Conrad, one of the largest German electronics retailers, uses a drone advisor to help shoppers find the suitable drone. It asks several questions like “How will you use your drone” to understand the shopper’s needs and expectations. Instead of having to pick technical, often ambiguous features, users can define whether they want to use a free flying drone without camera, one that can take pictures and record videos, or one that’s good for drone racing.
This easy choosing process alleviates shoppers from having to do extensive research and quickly leads them to the best products for them.
Conrad drone advisor (in German) helps shoppers find a suitable drone based on possible use cases.
2. Design: Complexity vs Simplification
The list of facets and filters can include up to 18 categories.
Many retailers present users with a long list of multiple filters. It increases complexity and can quickly make them feel overwhelmed. You want to make it easier for your shoppers to choose the right product. But if the first step toward this goal is made difficult, it can lead to a frustrating experience.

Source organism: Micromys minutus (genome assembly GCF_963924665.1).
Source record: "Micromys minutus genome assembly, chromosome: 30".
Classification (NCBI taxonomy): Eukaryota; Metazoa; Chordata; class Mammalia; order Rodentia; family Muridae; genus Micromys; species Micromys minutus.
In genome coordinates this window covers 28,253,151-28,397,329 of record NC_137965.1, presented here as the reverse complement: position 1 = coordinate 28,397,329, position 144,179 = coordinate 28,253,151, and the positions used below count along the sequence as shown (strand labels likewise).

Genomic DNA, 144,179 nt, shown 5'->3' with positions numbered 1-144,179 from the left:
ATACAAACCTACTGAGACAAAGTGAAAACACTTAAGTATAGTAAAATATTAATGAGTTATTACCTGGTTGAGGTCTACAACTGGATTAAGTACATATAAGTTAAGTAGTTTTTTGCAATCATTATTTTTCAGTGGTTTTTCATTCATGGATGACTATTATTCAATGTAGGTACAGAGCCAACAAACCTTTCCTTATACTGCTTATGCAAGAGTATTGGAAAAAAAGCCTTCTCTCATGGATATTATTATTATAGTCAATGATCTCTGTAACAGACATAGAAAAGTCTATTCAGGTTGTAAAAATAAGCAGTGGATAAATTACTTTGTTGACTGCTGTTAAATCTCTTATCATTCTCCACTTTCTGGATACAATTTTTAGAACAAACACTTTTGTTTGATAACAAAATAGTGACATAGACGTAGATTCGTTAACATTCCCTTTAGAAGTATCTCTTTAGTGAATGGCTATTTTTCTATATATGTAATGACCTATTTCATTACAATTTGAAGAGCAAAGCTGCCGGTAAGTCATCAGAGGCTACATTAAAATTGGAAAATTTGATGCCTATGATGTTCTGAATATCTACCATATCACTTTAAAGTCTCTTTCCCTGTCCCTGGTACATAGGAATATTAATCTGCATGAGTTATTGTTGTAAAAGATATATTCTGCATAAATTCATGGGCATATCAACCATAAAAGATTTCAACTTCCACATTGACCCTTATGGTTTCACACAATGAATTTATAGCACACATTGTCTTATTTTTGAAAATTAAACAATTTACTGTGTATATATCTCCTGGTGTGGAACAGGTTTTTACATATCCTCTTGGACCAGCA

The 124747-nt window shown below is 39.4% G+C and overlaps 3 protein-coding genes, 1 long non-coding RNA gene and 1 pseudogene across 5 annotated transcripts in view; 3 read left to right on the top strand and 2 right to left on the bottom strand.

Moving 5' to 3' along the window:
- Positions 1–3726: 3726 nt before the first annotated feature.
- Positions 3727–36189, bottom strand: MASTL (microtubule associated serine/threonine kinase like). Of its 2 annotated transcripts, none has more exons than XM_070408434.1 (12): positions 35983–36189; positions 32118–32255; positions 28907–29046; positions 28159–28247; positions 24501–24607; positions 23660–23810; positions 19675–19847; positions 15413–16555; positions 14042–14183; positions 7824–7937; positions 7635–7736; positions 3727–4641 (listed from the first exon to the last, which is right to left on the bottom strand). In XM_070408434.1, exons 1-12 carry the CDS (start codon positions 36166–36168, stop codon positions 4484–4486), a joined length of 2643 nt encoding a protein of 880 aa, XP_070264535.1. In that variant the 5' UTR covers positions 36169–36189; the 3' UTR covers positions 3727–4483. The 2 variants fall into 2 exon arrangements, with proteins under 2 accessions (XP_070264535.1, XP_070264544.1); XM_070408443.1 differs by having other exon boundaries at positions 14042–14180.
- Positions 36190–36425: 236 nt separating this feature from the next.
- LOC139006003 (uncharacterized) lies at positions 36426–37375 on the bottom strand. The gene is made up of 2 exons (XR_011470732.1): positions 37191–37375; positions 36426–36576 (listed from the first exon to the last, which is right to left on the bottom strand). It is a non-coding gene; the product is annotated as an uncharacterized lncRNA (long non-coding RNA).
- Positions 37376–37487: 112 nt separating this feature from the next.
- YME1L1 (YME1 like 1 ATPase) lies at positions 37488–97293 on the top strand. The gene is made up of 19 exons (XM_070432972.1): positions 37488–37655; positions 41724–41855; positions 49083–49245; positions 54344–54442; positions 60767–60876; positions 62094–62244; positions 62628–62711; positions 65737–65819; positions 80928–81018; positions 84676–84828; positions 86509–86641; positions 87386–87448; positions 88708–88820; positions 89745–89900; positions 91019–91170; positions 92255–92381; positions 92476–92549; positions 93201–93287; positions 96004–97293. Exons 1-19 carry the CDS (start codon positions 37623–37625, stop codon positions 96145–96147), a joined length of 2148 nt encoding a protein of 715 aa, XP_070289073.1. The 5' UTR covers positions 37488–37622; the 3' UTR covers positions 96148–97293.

Digital advisors are usually designed in a modular fashion. User’s walk through a step-by-step process, similar to a journey. Each step and each question answered gets them closer to the right product. The simplicity of this approach, from a user’s perspective, makes for a much more enjoyable experience.
West Marine’s kayak advisor takes less than a minute to complete.
3. Flexibility: One-Size-Fits-All vs Personalization
Personalization allows companies to create an emotional bond with customers, which results in an increased trust and a higher conversion rate. According to Accenture, 75% of consumers are more likely to buy from a retailer that recognizes them by name, recommends options based on past purchases or knows their purchase history.
Faceted search implementations don’t allow for much personalization. Each visitor gets to see the same filters to choose from.
A digital product advisor can dynamically adapt the question flow based on the shopper’s previous responses. More sophisticated solutions can even integrate information about past purchases and known customer preferences to personalize the experience even further.